Crow’s Nest: Stewardship Briefs
By Daniel Barringer, Preserve Manager
Managing each invasive plant has its own season, and fall is a great time to identify a few species that stand out now. If you walk around the woods here and see clumps of seedlings stuffed into the crotches of larger trees, these are likely Norway maples (Acer platanoides) that staff or volunteers have pulled from the forest floor where they aggressively compete for light. We’ve long since removed all of the large, seed-producing trees from the preserve although there are plenty in people’s yards around. We pull the seedlings for a couple days each year and hang them off the ground so that they don’t re-root.
Norway maples stand out in the fall because they are still green when most other trees have turned color, and later they are still yellow when most other trees have lost their leaves entirely. Their leaves are strongly five-lobed (sugar maple has only three large lobes) and if you pluck a Norway maple leaf during the growing season the sap that oozes from the petiole (or even the veins of the leaf, if cut) is latex-white (other maples have clear sap or frothy, but not thick and white).
Other species that are easy to identify and manage in the fall are oriental bittersweet (Celastrus orbiculatus) which hold onto yellow leaves late into fall and have distinctive red fruit inside yellow capsules that split open. Shrub honeysuckles are also keep green leaves late into fall and Japanese honeysuckle is evergreen or semi-evergreen and easy to pick out all winter. So even as we wrap up mowing season we have plenty of projects to do at the preserve.
Above is a pile of shrub honeysuckle and autumn olive that have been cut and piled waiting for the chipper.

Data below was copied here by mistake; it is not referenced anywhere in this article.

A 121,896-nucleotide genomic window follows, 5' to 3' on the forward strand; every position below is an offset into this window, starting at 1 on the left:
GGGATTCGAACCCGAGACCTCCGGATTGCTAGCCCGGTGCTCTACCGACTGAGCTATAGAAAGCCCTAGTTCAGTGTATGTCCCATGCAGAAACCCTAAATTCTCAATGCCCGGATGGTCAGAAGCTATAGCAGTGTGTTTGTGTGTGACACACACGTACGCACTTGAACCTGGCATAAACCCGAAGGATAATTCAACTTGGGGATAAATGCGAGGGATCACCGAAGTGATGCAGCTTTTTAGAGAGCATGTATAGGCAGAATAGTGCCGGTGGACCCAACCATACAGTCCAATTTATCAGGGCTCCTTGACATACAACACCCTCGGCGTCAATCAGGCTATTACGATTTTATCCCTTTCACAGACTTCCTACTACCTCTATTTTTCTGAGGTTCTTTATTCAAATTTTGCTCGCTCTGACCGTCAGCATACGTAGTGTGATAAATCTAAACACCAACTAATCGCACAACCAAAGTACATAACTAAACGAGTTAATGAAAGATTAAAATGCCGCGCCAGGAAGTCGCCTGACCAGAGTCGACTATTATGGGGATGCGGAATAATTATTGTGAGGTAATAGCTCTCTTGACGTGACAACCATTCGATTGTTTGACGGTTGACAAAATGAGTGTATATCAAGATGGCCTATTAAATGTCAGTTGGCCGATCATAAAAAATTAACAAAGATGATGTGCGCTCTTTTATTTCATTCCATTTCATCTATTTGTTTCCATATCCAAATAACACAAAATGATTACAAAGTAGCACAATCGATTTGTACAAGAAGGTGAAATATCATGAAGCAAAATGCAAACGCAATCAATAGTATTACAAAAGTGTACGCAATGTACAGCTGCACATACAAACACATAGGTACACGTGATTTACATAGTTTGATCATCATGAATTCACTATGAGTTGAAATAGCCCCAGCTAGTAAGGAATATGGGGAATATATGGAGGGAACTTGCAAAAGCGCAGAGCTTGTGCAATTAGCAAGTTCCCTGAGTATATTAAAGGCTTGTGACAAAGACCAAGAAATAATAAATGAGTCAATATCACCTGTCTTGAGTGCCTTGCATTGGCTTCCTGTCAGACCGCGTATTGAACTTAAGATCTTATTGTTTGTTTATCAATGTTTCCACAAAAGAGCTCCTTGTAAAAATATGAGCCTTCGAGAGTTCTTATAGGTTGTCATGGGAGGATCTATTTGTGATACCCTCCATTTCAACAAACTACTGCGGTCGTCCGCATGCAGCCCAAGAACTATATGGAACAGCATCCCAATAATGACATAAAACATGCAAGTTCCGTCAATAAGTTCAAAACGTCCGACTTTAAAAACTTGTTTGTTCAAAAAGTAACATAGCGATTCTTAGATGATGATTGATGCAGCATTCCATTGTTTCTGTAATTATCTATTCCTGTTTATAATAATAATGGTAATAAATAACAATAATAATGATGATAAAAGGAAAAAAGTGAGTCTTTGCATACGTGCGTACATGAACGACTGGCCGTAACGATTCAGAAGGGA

Cody used his wood-burner tool to create small signs in the play area behind the visitor center (above). I made a couple tic tac toe games on stumps near the kids’ play area—smooth river stones vs. rough native rock.
I have been using Google Earth (TM) to map our ash trees along roads that will be affected by Emerald Ash Borer, and so have spent a lot of time looking at the aerial images in it. I like this one taking early spring of 2013 because it shows a bit of our management technique: when we mow the meadows like this one around the Chief’s Grove we leave small portions un-mowed that show up as the darker circles in the field north of the large circle of the Grove.
Our goal is to create a mosaic of different habitats so that not all of the field is mowed at once; there is still some cover left in the field even as overall the meadow is maintained as it must be to keep it a meadow. The circles are left in different places each year and some of the meadow at any given time has growth in it older than one season to improve habitat for pollinators by providing structure for eggs and cover from predation. I’m just amazed that this small effort shows up in aerial photographs.